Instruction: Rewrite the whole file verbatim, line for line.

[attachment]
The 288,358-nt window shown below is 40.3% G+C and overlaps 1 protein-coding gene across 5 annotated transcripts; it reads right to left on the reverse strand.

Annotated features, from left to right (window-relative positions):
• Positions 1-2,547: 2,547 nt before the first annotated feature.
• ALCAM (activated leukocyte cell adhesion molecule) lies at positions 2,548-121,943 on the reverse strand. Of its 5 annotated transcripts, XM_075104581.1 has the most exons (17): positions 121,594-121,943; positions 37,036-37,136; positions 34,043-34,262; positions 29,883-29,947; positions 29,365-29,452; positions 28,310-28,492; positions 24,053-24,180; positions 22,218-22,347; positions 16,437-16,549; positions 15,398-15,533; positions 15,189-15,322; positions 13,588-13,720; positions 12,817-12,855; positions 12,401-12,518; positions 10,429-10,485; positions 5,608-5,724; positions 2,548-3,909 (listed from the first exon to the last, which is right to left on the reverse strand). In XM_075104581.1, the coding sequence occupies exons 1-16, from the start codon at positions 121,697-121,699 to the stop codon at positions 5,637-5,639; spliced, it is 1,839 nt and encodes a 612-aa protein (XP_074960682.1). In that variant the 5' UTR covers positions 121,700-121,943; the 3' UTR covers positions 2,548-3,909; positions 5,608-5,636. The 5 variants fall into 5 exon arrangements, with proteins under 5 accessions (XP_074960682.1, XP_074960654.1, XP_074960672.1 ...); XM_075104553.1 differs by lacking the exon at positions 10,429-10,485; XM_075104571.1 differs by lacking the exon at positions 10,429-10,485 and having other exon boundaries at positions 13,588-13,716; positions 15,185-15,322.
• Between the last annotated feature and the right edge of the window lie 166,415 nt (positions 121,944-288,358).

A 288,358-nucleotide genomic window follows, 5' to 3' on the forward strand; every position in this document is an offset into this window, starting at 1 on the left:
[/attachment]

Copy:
The 288,358-nt window shown below is 40.3% G+C and overlaps 1 protein-coding gene across 5 annotated transcripts; it reads right to left on the reverse strand.

Annotated features, from left to right (window-relative positions):
• Positions 1-2,547: 2,547 nt before the first annotated feature.
• ALCAM (activated leukocyte cell adhesion molecule) lies at positions 2,548-121,943 on the reverse strand. Of its 5 annotated transcripts, XM_075104581.1 has the most exons (17): positions 121,594-121,943; positions 37,036-37,136; positions 34,043-34,262; positions 29,883-29,947; positions 29,365-29,452; positions 28,310-28,492; positions 24,053-24,180; positions 22,218-22,347; positions 16,437-16,549; positions 15,398-15,533; positions 15,189-15,322; positions 13,588-13,720; positions 12,817-12,855; positions 12,401-12,518; positions 10,429-10,485; positions 5,608-5,724; positions 2,548-3,909 (listed from the first exon to the last, which is right to left on the reverse strand). In XM_075104581.1, the coding sequence occupies exons 1-16, from the start codon at positions 121,697-121,699 to the stop codon at positions 5,637-5,639; spliced, it is 1,839 nt and encodes a 612-aa protein (XP_074960682.1). In that variant the 5' UTR covers positions 121,700-121,943; the 3' UTR covers positions 2,548-3,909; positions 5,608-5,636. The 5 variants fall into 5 exon arrangements, with proteins under 5 accessions (XP_074960682.1, XP_074960654.1, XP_074960672.1 ...); XM_075104553.1 differs by lacking the exon at positions 10,429-10,485; XM_075104571.1 differs by lacking the exon at positions 10,429-10,485 and having other exon boundaries at positions 13,588-13,716; positions 15,185-15,322.
• Between the last annotated feature and the right edge of the window lie 166,415 nt (positions 121,944-288,358).

A 288,358-nucleotide genomic window follows, 5' to 3' on the forward strand; every position in this document is an offset into this window, starting at 1 on the left: